Thursday, June 16, 2011

Smitten Ice Cream in San Francisco

The weather in the Bay Area has finally warmed up, just in time for the start of summer next week. And when the weather gets hot, everyone cools off with ice cream. The latest entry to artisan ice cream in San Francisco is Smitten Ice Cream in Hayes Valley.

I actually visited Smitten a few weeks ago, so the flavors I’m going to talk about may not be there if you visit now because Smitten makes its ice cream with locally sourced seasonal ingredients, although it does have a couple of standard everyday flavors.

When I first approached Smitten with my friend Ken, who lives nearby, I was surprised to find that it was pretty much a fancified shack or kiosk. For some reason I thought it might be a small shop on the tiny Linden Street alleyway, but it was really a shack.

I loved the chalkboard sign with the whimsical graphic illustrations of the ingredients, showcasing how the ice cream is made with natural ingredients. But the main twist to Smitten is that the ice cream is made to order using liquid nitrogen.

This isn’t my first taste of liquid nitrogen ice cream. Remember when I visited here in Chicago? So Smitten is pretty much the same idea, except it’s only been doing it since 2009 and they don’t let you create your own flavor. You have to order what they list on the menu.

The menu is also pretty limited. When I visited, there were only four flavors: vanilla and TCHO chocolate (considered the standards), and two seasonal flavors of salted caramel and rhubard. (I think right now they’re offering a summer herb flavor instead of the rhubard.)

Another thing about the made-to-order concept is that different flavors set at different times because of what’s inside; like the salted caramel takes a bit more time because of the salt. Because of this, you’re not allowed to mix flavors if you want to order a double scoop. So how did I get past this? I ordered one scoop each of two different flavors.

Ken was still full from our brunch, so he just ordered the kid’s size of the TCHO, which he thought was great and creamy. BTW, you can watch them create the ice cream, although it was a bit hard to see because of the screen they used to shade themselves from the sun. It takes about 5 to 10 minutes to get your ice cream.

My rhubard flavor came out first, and it had an odd texture and was a bit tart. Initially I thought it was too tart, but it was one of those flavors that I grew to enjoy. By the time I was done with my single scoop of rhubard, my salted caramel was ready.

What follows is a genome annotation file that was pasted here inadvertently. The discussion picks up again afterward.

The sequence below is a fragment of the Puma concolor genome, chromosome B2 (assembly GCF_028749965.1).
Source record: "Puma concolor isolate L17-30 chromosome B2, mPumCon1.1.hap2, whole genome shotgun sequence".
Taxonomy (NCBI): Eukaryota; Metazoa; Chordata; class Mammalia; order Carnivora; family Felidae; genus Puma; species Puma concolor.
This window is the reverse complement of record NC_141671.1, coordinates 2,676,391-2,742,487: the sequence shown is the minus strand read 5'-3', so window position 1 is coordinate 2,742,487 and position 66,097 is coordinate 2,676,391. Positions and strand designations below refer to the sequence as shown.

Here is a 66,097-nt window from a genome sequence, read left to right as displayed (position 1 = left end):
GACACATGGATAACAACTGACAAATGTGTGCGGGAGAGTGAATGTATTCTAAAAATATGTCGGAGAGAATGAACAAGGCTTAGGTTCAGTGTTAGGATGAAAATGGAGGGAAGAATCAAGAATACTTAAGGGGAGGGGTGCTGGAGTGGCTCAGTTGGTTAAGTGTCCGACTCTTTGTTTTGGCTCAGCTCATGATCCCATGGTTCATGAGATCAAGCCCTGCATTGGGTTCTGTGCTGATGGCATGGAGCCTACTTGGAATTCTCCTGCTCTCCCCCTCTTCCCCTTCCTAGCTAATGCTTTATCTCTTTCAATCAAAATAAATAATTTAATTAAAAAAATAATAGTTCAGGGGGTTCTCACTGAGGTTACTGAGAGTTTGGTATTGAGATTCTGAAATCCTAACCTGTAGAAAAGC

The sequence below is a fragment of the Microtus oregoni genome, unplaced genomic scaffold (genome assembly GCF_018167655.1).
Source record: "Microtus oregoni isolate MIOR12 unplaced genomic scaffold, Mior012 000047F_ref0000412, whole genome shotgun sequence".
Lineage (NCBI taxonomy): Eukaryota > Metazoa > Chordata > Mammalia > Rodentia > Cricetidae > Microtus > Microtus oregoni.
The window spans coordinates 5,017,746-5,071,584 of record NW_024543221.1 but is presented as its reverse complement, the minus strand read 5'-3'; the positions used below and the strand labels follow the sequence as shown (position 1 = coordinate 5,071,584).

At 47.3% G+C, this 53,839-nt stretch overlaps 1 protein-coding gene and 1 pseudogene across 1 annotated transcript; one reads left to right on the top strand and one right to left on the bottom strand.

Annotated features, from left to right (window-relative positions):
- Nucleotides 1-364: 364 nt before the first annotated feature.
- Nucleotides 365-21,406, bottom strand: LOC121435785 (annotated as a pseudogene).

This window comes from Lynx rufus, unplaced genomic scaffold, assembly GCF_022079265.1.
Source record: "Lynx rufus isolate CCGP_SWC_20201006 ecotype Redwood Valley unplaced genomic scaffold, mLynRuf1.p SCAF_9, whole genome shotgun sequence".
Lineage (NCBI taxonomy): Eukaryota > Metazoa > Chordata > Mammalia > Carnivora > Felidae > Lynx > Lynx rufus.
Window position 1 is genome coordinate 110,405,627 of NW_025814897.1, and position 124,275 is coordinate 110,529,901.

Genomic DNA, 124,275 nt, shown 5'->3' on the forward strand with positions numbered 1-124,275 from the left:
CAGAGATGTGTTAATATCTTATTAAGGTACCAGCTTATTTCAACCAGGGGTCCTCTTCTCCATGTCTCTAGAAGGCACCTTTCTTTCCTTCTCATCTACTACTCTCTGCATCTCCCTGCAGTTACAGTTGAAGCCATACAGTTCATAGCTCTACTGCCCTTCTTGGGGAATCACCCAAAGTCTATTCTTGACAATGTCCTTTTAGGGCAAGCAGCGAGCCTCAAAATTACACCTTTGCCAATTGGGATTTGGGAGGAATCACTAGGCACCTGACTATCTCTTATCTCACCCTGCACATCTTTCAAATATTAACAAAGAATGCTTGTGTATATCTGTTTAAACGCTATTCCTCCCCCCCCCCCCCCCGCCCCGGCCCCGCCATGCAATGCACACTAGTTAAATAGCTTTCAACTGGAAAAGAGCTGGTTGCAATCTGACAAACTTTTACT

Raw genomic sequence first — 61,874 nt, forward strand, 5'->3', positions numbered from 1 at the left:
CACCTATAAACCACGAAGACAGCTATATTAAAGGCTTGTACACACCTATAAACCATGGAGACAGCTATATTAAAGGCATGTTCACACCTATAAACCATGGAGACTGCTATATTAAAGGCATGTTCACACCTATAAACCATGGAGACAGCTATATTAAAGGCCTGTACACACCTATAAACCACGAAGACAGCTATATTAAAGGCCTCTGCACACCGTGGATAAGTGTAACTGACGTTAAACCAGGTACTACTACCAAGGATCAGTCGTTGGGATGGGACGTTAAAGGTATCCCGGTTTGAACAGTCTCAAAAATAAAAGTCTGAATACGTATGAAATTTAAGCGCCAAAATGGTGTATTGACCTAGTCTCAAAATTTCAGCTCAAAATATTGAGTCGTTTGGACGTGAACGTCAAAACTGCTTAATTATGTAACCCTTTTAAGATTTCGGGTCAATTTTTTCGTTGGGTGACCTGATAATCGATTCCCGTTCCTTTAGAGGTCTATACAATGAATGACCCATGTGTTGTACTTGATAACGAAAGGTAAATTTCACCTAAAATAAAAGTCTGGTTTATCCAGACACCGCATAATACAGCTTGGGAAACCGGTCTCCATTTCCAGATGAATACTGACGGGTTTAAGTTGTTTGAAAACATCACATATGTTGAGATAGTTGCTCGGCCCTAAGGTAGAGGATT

The salted caramel was a bit melted on the edges, but it had a nice creamy texture although the caramel flavor wasn’t as strong. I liked it better than the rhubard, but I wouldn’t call it the best ice cream in town.

Smitten Ice Cream offers some solid flavors but is it any better just because it was made on the spot? I’ve had richer, creamier ice cream that was made earlier in the day and still tasted fresh. So the liquid nitrogen is a fun twist, but it doesn’t necessarily add anything special to the ice cream that’s eventually served up.

But the emerging foodie neighborhood of Hayes Valley was calling out for an ice cream shop, so Smitten Ice Cream has nicely filled the void.

Smitten Ice Cream, 432 Octavia St. (at Linden), San Francisco. Open daily from noon to 9 p.m. (till 10 p.m. on Friday and Saturday).


Hungry Dog said...

I've heard about this place. Sounds good but gimmicky.

Barton said...

Cool gimmick, I have had dry ice creams that taste fizzy, again cool gimmick but the fizz is interesting

Carolyn Jung said...

I've wondered how this ice cream was and whether it's worth the wait. I mean, five minutes or so is not that long, I suppose. But if given the choice, would you stand it line for this over Bi-Rite or Humphry Slocombe?

Single Guy Ben said...

Yes, gimmicky is the right word for it. But it's like they don't take advantage of the gimmick. Why make on-demand ice cream if you can't create your own flavor? If you have pre-determined flavors, then doesn't make sense to wait for it to be freshly made when the end result is just as good as ice cream made earlier in the morning at other places. iCream in Chicago smartly plays up the gimmick of liquid nitrogen by letting you create your own flavor. Sometimes that can be a miss, but at least you only have yourself to blame. And yeah, if I had to choose, I would go to Bi Rite or Humpfry Slocombe just because they have more flavor choices and the quality is just as good, if not better.

foodhoe said...

Interesting, I sampled their ice cream at the Eat Real festival last year, the line was long and the servings were miniscule, but I liked the creamy rich texture and the mad-scientist aspect of their machinery...